The Upside of Atlanta's Downtown
By Ken Ashley, Cushman & Wakefield
Let me share a little secret: I’ve been pretty down on downtown.
Whenever I’d think about Atlanta’s central business district, I’d picture the beggars and junky looking merchant carts that resembled a yard sale, dirty sidewalks and burned-out streetlights.
I knew when I walked down the street I’d have to look over my shoulder and think about who was watching me and my wallet.
Why couldn’t we be like other cities including New York, Austin, Portland and even Greenville S.C. that have gotten their acts together and had a renaissance? While Atlanta’s Midtown bloomed and Buckhead built tower after tower, downtown felt to me like a BB King Blues Song on repeat: "The Thrill is Gone."
But there was a skip in the blues record when Larry called.
That’s Larry Gellerstedt, CEO of Cousins and incoming chairman of the Metro Atlanta Chamber. He and his colleagues work at Cousins’ downtown office, and he’s clearly vested in the central business district.
It seems he wanted to have some real estate brokers in to talk shop about the heart and soul of our city. Change is afoot, promised Larry. “Come on by, and you’ll see what I mean,” he said.
Indeed, Larry had put together an all-star panel of downtown heavies and hosted a lunch at the Commerce Club to preach the gospel of a revitalized downtown. The speakers were Jim Hannon, president and CEO of Georgia Pacific LLC, Bill Rogers, chairman and CEO of SunTrust Banks Inc., and A.J. Robinson, CEO of Central Atlanta Progress.
Let The Good Times Roll
The BB King tune changed as I walked into the room at the Commerce Club. As I listened to the facts about downtown and heard the senior leaders proselytizing about the their positive experiences, I realized I’d had an outdated perception rather than reality playing in my head.
Here are a few highlights of what they shared:
Developer Investment – Since 2003 $6 billion has been invested in downtown in the form of new housing, hotels, restaurants, retail and offices. Another $1.3 billion in investment is on the way, including that Falcons’ ”nest” stadium, The College Football Hall of Fame, the National Center for Civil and Human Rights, and several hotels. Also, office developers are renovating several buildings including 100, 34, 82 and 230 Peachtree St. As the rest of the office market tightens up, these investments are looking smarter and smarter.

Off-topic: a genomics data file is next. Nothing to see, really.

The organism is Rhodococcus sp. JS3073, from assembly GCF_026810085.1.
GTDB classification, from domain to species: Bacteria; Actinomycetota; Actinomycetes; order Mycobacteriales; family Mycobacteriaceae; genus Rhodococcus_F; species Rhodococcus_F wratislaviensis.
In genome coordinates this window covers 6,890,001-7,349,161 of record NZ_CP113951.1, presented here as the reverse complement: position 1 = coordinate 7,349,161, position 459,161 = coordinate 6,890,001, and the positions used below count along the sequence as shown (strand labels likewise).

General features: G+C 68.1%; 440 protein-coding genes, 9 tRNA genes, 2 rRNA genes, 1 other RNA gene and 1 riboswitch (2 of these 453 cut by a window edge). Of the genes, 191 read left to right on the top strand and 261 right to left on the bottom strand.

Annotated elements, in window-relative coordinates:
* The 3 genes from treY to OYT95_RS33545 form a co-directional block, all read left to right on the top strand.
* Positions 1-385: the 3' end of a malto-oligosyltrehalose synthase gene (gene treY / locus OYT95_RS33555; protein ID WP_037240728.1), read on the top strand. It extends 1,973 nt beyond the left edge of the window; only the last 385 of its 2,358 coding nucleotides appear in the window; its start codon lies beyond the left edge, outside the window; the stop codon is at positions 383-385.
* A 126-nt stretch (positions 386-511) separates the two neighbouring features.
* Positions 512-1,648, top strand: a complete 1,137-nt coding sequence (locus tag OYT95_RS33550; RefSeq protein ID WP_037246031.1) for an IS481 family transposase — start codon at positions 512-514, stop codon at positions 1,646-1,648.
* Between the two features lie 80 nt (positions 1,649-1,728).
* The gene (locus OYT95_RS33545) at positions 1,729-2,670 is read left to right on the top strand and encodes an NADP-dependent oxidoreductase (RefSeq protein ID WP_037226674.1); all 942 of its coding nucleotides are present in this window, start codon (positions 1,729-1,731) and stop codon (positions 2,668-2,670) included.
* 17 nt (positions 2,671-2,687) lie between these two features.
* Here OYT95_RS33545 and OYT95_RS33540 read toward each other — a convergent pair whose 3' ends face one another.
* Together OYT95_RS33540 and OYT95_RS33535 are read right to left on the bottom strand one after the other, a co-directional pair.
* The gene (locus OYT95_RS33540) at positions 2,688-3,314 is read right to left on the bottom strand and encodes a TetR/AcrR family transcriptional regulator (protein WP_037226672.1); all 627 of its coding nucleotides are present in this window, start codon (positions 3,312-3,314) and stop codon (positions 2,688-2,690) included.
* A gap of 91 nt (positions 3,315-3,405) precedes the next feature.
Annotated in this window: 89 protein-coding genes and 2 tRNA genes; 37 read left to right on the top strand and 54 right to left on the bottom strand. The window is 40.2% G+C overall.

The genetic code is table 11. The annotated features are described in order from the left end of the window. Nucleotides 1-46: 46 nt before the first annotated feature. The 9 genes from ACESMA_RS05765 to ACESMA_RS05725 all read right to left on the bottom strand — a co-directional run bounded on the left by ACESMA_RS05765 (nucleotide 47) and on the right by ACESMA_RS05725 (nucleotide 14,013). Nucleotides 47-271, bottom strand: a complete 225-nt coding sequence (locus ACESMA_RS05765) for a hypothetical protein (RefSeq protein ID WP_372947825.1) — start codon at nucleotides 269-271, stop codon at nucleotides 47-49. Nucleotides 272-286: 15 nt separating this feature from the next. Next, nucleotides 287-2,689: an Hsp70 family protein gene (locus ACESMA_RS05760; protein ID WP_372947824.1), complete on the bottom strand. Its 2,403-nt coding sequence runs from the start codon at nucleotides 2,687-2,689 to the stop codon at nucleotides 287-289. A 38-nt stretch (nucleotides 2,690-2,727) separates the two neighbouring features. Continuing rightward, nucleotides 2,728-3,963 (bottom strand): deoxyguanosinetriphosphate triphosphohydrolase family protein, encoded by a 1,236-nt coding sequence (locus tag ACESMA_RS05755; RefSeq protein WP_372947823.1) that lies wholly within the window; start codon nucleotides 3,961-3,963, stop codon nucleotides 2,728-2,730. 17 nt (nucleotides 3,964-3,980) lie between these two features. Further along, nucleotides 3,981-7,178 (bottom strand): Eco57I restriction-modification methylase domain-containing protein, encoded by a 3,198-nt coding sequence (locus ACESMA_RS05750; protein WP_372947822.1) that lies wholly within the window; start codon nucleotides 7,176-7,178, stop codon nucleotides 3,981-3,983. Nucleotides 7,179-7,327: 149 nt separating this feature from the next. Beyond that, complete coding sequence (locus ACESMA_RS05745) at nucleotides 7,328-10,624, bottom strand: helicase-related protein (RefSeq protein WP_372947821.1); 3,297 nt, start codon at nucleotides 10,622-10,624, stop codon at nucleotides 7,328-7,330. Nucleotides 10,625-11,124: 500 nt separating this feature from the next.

Public Safety – Downtown is the safest place in the city and crime continues to decrease. Of the 2,000 officers on duty at APD, 450 are downtown and they partner with another 3,000 private security officers. Soon there will be more than 10,000 cameras downtown, according to A.J. Robinson.
Georgia State University - GSU is growing like kudzu and now has 32,000 students (yes, you read that right) walking around downtown. They’ve acquired - and removed from the office market - 1.2 million square feet, including 55 and 25 Park Place and 100 Auburn Avenue. GSU now owns $5.4 billion in real estate and they have another $1.5 billion in capital investment underway, including the opening of a new Law School in the Fall of 2014.
Infrastructure – The self-taxing Downtown Improvement District has invested more than $11 million and obtained matching federal funds to bring the total to more than $127 million since 2003. They are seeking more federal funds now. Soon the Atlanta Streetcar will roll, and a $5 million enhancement of Peachtree Street over I-75/85 is under design.
Panhandling and Vending – Under the leadership of Mayor Kasim Reed, many are working hard on this issue. The Metro Atlanta Chamber and Central Atlanta Progress have a number of initiatives cooking. APD is working under a new ordinance that is easier to enforce and secure more convictions for wrong doers. As you’ve doubtless seen in the news, the vending program has had a complete evolution that removes visual blight, professionalizes the business and limits the size of the program.
Homelessness – Always a perplexing issue, the completed Gateway Center has placed more than 500 individuals/families in permanent supportive housing. The new Unsheltered No More community partnership will serve to catalyze new levels of coordination on this issue. The short-term goal is to move 800 people into stable housing by 2015.
It’s My Own Fault
As BB sang in his famous song on what could have been with women, it’s my fault for not seeing all these positive changes in the CBD until now.
Consider me part of the converted, and like “Downtown” Larry said at the lunch, “The best is yet to come.”